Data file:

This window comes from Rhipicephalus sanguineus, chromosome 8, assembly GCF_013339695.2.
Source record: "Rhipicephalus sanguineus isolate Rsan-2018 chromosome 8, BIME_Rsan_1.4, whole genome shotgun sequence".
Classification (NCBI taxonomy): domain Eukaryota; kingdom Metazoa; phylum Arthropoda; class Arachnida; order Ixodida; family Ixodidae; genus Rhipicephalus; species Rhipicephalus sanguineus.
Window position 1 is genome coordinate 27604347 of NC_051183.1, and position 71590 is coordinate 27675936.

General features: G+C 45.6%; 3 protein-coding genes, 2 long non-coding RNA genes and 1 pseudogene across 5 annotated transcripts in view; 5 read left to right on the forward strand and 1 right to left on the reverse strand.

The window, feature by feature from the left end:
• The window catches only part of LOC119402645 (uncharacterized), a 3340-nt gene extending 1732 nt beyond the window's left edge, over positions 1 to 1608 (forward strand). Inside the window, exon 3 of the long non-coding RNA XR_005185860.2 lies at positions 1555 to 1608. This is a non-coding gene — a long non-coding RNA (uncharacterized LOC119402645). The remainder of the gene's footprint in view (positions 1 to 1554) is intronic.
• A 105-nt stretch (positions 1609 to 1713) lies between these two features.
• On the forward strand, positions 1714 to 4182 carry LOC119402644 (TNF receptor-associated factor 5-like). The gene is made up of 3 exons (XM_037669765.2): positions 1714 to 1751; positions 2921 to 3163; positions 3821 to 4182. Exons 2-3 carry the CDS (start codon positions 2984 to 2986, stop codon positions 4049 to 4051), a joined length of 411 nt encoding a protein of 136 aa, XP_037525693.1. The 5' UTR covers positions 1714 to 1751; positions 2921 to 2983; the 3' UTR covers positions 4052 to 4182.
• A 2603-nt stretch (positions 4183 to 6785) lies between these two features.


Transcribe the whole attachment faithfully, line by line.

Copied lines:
This window comes from Rhipicephalus sanguineus, chromosome 8, assembly GCF_013339695.2.
Source record: "Rhipicephalus sanguineus isolate Rsan-2018 chromosome 8, BIME_Rsan_1.4, whole genome shotgun sequence".
Classification (NCBI taxonomy): domain Eukaryota; kingdom Metazoa; phylum Arthropoda; class Arachnida; order Ixodida; family Ixodidae; genus Rhipicephalus; species Rhipicephalus sanguineus.
Window position 1 is genome coordinate 27604347 of NC_051183.1, and position 71590 is coordinate 27675936.

General features: G+C 45.6%; 3 protein-coding genes, 2 long non-coding RNA genes and 1 pseudogene across 5 annotated transcripts in view; 5 read left to right on the forward strand and 1 right to left on the reverse strand.

The window, feature by feature from the left end:
• The window catches only part of LOC119402645 (uncharacterized), a 3340-nt gene extending 1732 nt beyond the window's left edge, over positions 1 to 1608 (forward strand). Inside the window, exon 3 of the long non-coding RNA XR_005185860.2 lies at positions 1555 to 1608. This is a non-coding gene — a long non-coding RNA (uncharacterized LOC119402645). The remainder of the gene's footprint in view (positions 1 to 1554) is intronic.
• A 105-nt stretch (positions 1609 to 1713) lies between these two features.
• On the forward strand, positions 1714 to 4182 carry LOC119402644 (TNF receptor-associated factor 5-like). The gene is made up of 3 exons (XM_037669765.2): positions 1714 to 1751; positions 2921 to 3163; positions 3821 to 4182. Exons 2-3 carry the CDS (start codon positions 2984 to 2986, stop codon positions 4049 to 4051), a joined length of 411 nt encoding a protein of 136 aa, XP_037525693.1. The 5' UTR covers positions 1714 to 1751; positions 2921 to 2983; the 3' UTR covers positions 4052 to 4182.
• A 2603-nt stretch (positions 4183 to 6785) lies between these two features.